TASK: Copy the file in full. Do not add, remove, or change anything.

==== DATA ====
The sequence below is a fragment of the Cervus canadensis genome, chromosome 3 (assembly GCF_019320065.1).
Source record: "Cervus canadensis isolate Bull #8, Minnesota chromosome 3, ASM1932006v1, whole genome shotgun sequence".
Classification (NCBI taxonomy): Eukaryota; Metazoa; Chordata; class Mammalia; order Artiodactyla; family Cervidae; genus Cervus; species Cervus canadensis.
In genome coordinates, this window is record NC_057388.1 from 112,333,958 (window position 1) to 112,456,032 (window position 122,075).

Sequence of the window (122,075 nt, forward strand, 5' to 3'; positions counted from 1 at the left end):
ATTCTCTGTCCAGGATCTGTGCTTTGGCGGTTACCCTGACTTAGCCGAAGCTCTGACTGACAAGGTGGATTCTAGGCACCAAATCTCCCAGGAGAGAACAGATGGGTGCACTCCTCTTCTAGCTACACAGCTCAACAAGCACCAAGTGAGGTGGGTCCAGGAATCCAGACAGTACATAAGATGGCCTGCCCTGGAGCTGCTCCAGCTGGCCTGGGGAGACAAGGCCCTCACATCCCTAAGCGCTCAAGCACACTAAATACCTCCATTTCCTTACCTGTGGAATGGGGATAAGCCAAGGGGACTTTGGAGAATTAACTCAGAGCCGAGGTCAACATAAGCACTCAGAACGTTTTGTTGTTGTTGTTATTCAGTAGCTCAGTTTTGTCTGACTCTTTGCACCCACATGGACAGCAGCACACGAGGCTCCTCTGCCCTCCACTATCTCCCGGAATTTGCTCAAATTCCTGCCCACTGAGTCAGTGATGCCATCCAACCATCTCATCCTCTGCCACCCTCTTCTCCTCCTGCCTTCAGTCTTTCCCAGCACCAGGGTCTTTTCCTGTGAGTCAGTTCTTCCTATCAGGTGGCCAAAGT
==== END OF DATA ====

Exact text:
The sequence below is a fragment of the Cervus canadensis genome, chromosome 3 (assembly GCF_019320065.1).
Source record: "Cervus canadensis isolate Bull #8, Minnesota chromosome 3, ASM1932006v1, whole genome shotgun sequence".
Classification (NCBI taxonomy): Eukaryota; Metazoa; Chordata; class Mammalia; order Artiodactyla; family Cervidae; genus Cervus; species Cervus canadensis.
In genome coordinates, this window is record NC_057388.1 from 112,333,958 (window position 1) to 112,456,032 (window position 122,075).

Sequence of the window (122,075 nt, forward strand, 5' to 3'; positions counted from 1 at the left end):
ATTCTCTGTCCAGGATCTGTGCTTTGGCGGTTACCCTGACTTAGCCGAAGCTCTGACTGACAAGGTGGATTCTAGGCACCAAATCTCCCAGGAGAGAACAGATGGGTGCACTCCTCTTCTAGCTACACAGCTCAACAAGCACCAAGTGAGGTGGGTCCAGGAATCCAGACAGTACATAAGATGGCCTGCCCTGGAGCTGCTCCAGCTGGCCTGGGGAGACAAGGCCCTCACATCCCTAAGCGCTCAAGCACACTAAATACCTCCATTTCCTTACCTGTGGAATGGGGATAAGCCAAGGGGACTTTGGAGAATTAACTCAGAGCCGAGGTCAACATAAGCACTCAGAACGTTTTGTTGTTGTTGTTATTCAGTAGCTCAGTTTTGTCTGACTCTTTGCACCCACATGGACAGCAGCACACGAGGCTCCTCTGCCCTCCACTATCTCCCGGAATTTGCTCAAATTCCTGCCCACTGAGTCAGTGATGCCATCCAACCATCTCATCCTCTGCCACCCTCTTCTCCTCCTGCCTTCAGTCTTTCCCAGCACCAGGGTCTTTTCCTGTGAGTCAGTTCTTCCTATCAGGTGGCCAAAGT